Summary: Worry is a universal problem. Everyone of us struggles with worry. We may worry about different things, but we all worry. We can be going on with life as usual, minding our own business, and then suddenly, seemingly out of nowhere, worry rears its ugly he
Purpose: To show the folly of worry and how to avoid it.
Aim: I want the listener to discover sinful heart issues that cause worry.
INTRODUCTION: Worry is a universal problem. Everyone of us struggles with worry. We may worry about different things, but we all worry.
Just because we all struggle with worry doesn't mean that it isn't a problem. We can't dismiss it with, "I've always been this way" or "I'm Irish (or almost any other nationality) and that's just the way we are" or "I'm just a worrier!"
Worry affects us on many different levels. It can keep us from sleeping, it can take away our energy, rob us of joy, damage our relationships, and even ruin our health. Worry can also keep us from understanding the Bible: Mark 4:19 but the worries of the world, and the deceitfulness of riches, and the desires for other things enter in and choke the word, and it becomes unfruitful. (NAU)
We can be going on with life as usual, minding our own business, and then suddenly, seemingly out of nowhere, worry rears its ugly head. It can linger for years.
Worry, or anxiety, is also a problem because it is a sin. Notice that Jesus commands us not to worry three different times in our text: see verses 25, 31, and 34. Paul picks up on this command in Philippians 4:6 Be anxious for nothing, but in everything by prayer and supplication with thanksgiving let your requests be made known to God. (NAU)
"The verb to be anxious (µεριµνάω) occurs 7 times in Matt. (6:25, 27, 28, 31, 34 [twice]; 10:19).
I. Be not anxious for life, ... 6:25.
II. Be not anxious for stature [how long you will live]. 6:27.
III. Be not anxious for clothes. 6:28.
IV. Be not anxious for food. 6:31.
V. Be not anxious for tomorrow. 6:34.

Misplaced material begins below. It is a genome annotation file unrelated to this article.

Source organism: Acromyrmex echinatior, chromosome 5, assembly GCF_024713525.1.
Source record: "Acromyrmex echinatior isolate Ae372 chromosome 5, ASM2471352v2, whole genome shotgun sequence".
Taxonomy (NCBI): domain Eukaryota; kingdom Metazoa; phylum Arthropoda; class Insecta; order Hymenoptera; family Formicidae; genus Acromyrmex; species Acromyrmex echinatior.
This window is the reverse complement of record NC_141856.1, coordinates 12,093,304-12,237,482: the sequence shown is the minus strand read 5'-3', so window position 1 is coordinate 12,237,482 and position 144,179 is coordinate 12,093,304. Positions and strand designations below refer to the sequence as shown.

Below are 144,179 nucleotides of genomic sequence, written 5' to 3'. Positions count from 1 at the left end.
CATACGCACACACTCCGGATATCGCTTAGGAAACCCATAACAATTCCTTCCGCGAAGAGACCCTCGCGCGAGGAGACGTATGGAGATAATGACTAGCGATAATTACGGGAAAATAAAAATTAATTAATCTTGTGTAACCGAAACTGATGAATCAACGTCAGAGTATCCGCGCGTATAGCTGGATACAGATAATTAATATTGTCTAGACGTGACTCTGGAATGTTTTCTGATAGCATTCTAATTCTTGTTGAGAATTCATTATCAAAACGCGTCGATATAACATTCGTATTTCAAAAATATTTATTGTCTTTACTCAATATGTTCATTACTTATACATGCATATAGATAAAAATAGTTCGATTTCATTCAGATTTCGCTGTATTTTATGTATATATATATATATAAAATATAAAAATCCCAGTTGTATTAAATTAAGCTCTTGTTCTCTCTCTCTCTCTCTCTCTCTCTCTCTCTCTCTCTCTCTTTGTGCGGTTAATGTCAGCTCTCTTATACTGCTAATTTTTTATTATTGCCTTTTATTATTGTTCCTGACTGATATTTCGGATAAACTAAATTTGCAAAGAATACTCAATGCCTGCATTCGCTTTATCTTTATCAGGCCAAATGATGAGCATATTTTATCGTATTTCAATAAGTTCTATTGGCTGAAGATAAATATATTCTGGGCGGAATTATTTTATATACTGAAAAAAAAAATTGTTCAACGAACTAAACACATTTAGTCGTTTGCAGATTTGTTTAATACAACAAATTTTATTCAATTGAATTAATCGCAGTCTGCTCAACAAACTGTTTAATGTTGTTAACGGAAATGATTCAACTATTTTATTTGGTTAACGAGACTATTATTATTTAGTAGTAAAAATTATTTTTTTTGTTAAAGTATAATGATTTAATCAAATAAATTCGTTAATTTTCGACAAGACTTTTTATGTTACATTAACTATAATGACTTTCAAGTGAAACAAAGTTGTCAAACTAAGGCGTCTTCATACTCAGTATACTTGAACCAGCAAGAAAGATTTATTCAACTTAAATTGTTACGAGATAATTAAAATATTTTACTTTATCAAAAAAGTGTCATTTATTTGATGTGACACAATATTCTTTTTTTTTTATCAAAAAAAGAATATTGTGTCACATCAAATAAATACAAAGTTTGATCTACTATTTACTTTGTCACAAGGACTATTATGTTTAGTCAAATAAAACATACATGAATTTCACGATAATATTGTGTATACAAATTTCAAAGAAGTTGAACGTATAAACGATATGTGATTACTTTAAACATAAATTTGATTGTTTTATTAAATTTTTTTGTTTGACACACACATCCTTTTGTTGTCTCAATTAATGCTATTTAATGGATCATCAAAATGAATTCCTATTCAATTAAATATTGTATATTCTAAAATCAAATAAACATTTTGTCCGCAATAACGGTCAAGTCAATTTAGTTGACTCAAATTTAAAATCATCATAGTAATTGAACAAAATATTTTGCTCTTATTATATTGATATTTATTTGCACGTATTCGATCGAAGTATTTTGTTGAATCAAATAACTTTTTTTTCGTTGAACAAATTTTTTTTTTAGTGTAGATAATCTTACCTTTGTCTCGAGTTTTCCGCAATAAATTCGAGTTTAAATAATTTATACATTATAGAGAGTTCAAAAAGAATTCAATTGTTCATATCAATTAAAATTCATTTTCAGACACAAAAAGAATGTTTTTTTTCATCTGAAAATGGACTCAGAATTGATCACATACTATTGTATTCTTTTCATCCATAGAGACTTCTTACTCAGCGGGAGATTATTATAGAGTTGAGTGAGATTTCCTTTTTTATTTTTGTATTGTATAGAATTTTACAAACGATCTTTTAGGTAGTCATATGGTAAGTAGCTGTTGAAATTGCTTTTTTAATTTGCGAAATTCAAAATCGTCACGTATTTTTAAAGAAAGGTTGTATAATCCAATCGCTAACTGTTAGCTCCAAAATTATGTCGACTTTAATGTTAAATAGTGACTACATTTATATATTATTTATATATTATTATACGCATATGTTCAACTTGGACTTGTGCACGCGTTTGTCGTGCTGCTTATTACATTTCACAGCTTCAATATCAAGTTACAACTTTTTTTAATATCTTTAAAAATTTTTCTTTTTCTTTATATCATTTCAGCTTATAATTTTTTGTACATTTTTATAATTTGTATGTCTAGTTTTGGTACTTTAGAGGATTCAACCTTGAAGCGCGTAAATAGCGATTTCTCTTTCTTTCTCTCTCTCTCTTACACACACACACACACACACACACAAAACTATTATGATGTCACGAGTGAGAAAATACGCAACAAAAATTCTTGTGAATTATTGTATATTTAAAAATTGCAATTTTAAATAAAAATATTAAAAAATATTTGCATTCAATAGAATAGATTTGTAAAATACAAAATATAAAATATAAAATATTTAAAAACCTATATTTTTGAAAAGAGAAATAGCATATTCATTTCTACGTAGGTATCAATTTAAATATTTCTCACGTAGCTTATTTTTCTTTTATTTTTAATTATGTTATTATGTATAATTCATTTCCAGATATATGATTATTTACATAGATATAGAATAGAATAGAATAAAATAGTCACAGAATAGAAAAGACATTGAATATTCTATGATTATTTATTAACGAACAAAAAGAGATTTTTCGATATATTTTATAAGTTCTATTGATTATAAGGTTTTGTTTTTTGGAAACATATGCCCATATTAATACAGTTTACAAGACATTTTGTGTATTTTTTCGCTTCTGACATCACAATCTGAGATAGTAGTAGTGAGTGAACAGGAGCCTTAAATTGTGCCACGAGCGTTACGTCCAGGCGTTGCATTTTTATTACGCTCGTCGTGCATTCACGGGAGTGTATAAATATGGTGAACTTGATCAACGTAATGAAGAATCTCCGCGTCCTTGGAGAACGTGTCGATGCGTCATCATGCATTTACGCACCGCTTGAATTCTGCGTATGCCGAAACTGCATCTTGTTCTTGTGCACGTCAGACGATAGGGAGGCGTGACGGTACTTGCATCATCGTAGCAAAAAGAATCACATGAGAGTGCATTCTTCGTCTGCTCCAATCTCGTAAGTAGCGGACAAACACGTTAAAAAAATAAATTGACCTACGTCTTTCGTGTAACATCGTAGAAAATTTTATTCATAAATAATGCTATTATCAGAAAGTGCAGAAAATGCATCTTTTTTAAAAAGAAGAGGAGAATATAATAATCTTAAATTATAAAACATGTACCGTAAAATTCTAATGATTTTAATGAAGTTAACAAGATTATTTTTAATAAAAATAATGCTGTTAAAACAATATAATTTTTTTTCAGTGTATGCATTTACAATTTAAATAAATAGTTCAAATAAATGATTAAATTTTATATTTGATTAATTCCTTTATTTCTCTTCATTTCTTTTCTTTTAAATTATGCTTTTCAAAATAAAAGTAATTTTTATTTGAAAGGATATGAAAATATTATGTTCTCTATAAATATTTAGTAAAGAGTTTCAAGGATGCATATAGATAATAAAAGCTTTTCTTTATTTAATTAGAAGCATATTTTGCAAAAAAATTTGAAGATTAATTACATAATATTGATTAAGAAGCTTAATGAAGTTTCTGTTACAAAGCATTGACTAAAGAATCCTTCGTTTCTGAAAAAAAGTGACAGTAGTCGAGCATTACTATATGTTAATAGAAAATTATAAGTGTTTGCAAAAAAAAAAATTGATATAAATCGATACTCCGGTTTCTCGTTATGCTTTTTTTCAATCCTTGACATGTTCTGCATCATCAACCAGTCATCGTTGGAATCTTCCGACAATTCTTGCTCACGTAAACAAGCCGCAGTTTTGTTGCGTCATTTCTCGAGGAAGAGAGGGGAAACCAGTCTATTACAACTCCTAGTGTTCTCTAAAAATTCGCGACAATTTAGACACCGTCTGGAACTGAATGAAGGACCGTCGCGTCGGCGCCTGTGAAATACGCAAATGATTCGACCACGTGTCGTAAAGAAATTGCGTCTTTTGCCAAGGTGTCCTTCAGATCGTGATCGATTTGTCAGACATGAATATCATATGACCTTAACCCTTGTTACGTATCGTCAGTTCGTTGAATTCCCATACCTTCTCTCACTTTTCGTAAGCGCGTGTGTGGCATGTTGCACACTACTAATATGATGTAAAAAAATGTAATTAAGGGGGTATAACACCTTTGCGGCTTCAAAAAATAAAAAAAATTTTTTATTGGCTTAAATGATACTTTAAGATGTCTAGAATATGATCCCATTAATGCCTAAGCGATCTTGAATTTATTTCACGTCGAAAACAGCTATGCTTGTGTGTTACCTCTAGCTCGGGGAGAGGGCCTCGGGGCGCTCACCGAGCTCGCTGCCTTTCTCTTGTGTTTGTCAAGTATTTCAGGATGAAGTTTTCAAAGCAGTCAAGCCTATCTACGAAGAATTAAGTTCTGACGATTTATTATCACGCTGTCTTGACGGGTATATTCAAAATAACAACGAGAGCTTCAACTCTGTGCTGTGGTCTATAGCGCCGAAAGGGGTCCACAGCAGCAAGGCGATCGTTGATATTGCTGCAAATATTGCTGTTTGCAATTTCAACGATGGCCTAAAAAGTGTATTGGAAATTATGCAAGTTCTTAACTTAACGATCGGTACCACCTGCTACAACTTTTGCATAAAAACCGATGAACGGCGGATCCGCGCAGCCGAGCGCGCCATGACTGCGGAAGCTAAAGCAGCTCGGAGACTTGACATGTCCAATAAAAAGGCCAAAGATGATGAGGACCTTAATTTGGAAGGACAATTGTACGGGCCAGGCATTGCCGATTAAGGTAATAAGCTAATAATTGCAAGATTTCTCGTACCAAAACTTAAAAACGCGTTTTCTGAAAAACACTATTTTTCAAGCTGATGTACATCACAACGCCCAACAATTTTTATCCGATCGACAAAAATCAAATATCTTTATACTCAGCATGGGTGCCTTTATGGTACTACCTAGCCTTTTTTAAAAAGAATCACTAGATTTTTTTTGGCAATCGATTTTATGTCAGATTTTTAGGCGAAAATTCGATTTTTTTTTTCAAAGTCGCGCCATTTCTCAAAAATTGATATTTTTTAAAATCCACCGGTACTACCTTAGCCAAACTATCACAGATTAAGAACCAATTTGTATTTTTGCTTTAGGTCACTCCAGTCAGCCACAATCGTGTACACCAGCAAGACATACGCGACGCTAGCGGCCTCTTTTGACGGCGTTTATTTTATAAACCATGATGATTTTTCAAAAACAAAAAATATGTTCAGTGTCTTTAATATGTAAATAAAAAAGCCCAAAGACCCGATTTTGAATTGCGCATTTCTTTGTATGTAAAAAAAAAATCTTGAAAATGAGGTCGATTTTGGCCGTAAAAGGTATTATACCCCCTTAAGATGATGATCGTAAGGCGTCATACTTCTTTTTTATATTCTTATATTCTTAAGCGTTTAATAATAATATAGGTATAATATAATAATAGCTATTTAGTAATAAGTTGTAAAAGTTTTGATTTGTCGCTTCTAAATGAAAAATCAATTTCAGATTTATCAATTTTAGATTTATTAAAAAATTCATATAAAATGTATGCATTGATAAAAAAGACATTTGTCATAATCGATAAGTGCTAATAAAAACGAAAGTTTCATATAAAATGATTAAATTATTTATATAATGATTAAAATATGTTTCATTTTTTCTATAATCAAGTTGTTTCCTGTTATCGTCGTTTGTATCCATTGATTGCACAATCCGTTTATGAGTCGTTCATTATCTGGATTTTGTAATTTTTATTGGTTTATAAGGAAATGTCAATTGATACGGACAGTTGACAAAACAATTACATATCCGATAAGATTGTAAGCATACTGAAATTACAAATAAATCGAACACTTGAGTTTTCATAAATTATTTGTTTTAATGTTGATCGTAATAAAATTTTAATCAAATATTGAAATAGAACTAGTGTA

VI. Be not anxious for testimony in persecution. 10:19." 
The good news is that worry can be solved. Today we are going to look at a portion of the Sermon on the Mount where Jesus gives us solutions to worry. It is interesting that Jesus spends more time talking about worry in this sermon than He does any other single topic.
Jesus knows that worry is big problem, but He also gives us very helpful solutions. We don't have to worry, we can overcome it.
In one sense worry is NOT our problem--it is the symptom of our problems. So, in order to overcome worry we must first dig down and find the roots for worry.
Where does worry come from? I believe that Jesus is tracing the problem with worry back to two important roots in today's text.
►Vs.19-24 I. False gods Cause Worry
The Bible usually calls a false god an idol. An idol, or false god, can be anything that governs our behavior. It can be money, position, reputation, family, spouse or children.
Matthew Henry explained it this way: "Where the treasure is, there our cares and fears are, ... there our hope and trust are (Prov. 18:10, 11); there our joys and delights will be (Ps. 119:111); and there our thoughts will be, there the inward thought will be, the first thought, the free thought, the fixed thought, the frequent, the familiar thought. The heart is God's due (Prov. 23:26), and that he may have it, our treasure must be laid up with him, and then our souls will be lifted up to him."